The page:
- (c) to impede the performance of any duty or service in Her Majesty’s forces or in any forces co-operating therewith or in any part of any of the said forces.
So who is this General? The Sunday Times article states that he served in Northern Ireland in the 1980s and the 1990s. Assuming this ‘serving General’ was also of the rank of General while serving in N Ireland, according to Army lists there were four men who fit this description:
- Lieutenant General Sir Robert Richardson 1982–1985
- General Sir Robert Pascoe 1985–1988
- General Sir John Waters 1988–1990
- General Sir John Wilsey 1990–1993
- General Sir Roger Wheeler 1993–1996
- General Sir Rupert Smith 1996–1998
Of these, only one – Waters – is listed as serving in the province in both decades. However, if the ‘serving General’ was not a General during that period, that means it’s far more difficult for him to be identified as there are, currently, around 100 serving Generals.
A Ministry of Defence spokesman has subsequently cpofemned the statement by the General but has ruled out what it euphemistically calls ‘a leak inquiry’ on the grounds that it would be almost impossible to identify the culprit. In this particular case, it is not a ‘leak of information’ but a statement made in a major UK newspaper that amounts to criminal intent.
As for the Sunday Times, it may well argue that it cannot reveal or confirm the name of the General, as that would break the usual confidentiality rules. However, those rules normally apply in cases where the source is merely providing information. In this particular case the source has just broken the law and can be considered an ‘extremist’. And once the source has been identified, he should surely face arrest.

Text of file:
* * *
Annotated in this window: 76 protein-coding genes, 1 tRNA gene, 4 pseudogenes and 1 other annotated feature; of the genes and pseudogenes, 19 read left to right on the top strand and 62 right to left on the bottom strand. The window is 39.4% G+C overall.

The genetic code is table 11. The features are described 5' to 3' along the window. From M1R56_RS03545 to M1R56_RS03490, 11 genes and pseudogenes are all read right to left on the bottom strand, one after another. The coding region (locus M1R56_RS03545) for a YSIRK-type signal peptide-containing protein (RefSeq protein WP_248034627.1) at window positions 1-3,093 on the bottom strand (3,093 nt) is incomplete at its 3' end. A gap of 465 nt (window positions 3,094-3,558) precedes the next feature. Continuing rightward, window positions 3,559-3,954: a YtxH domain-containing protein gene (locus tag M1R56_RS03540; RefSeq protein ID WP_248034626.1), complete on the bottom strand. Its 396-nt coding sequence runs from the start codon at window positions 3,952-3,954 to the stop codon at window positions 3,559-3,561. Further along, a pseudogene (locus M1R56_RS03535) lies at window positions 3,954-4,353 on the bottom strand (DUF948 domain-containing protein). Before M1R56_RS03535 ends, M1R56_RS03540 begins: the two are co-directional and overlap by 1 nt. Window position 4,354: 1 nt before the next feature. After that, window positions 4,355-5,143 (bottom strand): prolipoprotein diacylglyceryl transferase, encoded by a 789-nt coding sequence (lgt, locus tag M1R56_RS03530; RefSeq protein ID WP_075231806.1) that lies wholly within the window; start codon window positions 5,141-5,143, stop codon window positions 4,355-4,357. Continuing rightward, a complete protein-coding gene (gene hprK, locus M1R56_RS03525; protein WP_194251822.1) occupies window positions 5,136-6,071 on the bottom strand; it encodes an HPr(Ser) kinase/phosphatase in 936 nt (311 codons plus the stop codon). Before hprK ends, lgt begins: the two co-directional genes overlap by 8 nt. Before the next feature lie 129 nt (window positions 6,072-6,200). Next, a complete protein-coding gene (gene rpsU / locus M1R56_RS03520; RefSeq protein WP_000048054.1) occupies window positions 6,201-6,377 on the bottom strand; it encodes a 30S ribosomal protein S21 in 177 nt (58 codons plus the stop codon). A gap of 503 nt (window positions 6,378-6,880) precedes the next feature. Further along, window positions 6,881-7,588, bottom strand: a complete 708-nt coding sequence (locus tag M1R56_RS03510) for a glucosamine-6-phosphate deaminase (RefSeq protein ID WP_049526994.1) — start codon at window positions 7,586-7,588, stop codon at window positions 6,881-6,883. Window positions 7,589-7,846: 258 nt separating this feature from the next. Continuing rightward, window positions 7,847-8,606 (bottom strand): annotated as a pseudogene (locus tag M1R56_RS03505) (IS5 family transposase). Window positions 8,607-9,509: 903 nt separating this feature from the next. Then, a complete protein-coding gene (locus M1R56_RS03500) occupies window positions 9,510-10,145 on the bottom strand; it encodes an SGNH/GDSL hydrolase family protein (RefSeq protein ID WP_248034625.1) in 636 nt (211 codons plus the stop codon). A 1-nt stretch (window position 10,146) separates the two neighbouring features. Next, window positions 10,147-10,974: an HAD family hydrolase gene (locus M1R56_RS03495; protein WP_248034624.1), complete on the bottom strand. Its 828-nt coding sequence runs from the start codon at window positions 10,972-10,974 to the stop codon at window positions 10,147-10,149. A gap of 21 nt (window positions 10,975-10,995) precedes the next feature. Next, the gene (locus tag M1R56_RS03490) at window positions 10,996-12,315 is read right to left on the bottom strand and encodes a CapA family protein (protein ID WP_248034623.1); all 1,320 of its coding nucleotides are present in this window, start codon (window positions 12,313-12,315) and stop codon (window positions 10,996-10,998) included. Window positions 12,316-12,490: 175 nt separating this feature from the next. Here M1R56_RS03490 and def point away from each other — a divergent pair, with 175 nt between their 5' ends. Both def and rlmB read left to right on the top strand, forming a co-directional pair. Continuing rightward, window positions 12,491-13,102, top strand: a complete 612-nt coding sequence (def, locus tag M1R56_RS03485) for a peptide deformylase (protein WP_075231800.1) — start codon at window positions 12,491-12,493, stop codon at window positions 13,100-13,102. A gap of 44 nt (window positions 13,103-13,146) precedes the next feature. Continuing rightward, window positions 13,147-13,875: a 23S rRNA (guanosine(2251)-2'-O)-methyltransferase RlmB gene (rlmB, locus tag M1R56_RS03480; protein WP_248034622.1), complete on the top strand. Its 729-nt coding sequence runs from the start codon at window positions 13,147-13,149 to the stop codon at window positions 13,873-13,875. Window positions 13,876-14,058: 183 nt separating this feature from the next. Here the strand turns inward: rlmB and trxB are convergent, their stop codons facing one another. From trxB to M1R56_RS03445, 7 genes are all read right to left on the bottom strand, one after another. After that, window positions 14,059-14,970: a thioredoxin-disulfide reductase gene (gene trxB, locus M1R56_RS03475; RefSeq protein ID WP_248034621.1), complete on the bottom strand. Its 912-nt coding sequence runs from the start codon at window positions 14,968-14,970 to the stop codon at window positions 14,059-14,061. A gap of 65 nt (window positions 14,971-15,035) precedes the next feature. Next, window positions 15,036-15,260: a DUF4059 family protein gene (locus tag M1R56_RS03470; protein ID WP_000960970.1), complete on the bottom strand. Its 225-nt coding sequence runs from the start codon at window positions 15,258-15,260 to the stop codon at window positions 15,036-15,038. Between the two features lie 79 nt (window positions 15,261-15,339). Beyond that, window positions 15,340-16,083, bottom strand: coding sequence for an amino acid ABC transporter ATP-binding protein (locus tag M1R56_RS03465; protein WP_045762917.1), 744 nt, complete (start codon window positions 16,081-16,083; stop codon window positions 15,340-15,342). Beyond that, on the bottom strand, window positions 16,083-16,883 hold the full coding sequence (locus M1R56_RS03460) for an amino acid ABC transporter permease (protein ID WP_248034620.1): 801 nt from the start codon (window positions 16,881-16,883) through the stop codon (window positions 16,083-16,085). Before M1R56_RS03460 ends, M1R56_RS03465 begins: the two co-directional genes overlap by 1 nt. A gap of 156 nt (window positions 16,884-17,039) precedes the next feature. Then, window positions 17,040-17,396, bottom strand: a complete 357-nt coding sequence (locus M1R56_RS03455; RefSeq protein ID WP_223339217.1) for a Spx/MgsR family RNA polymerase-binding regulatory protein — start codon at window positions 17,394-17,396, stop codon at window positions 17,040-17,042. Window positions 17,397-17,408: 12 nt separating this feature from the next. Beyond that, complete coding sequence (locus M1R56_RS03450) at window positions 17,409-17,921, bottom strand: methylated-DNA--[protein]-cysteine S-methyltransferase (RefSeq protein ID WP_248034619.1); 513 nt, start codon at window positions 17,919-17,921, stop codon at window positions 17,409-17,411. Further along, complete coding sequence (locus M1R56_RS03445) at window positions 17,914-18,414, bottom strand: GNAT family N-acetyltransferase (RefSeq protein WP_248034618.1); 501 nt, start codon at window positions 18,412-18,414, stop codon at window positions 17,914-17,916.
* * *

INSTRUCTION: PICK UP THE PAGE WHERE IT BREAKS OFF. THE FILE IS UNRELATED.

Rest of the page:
Consequently, if the Sunday Times refuses to disclose the name of the General, then it, too, could be subject to prosecution.
Many will no doubt argue that the statement issued by the General is mere grandstanding – a salvo – and that it is unlikely any such ‘coup’ or mutiny would take place. But that is irrelevant if it is accepted that a crime has taken place. Identifying the General could easily be done.
Indeed, it’s a sure bet the MoD already know, if not GCHQ.
Of course, this is not the first time British military officers attempted to overthrow a legitimate British Government. Here is a very brief summary…
Article including interview with Maj. Alexander Greenwood (2010) re conspiracy by General Sir Walter Walker, Lord Mountbatten and others… (The London Evening News gave Walker a front-page interview and asked him if he could imagine a situation in which the British Army could take over Britain. Walker responded, “Perhaps the country might choose rule by the gun in preference to anarchy,” although Walker always said he hated the idea of a military government in Britain.)
The following two items reference the 1974 ‘coup’ conspiracy (involving Sir James Goldmith, Ross McWhirter, Airey Neave, Lord Lucan, SAS founder David Stirling, John Aspinall and MI5 and others). The second item is interesting as it references a statement that Harold Wilson be declared a threat to national security – sounds familiar?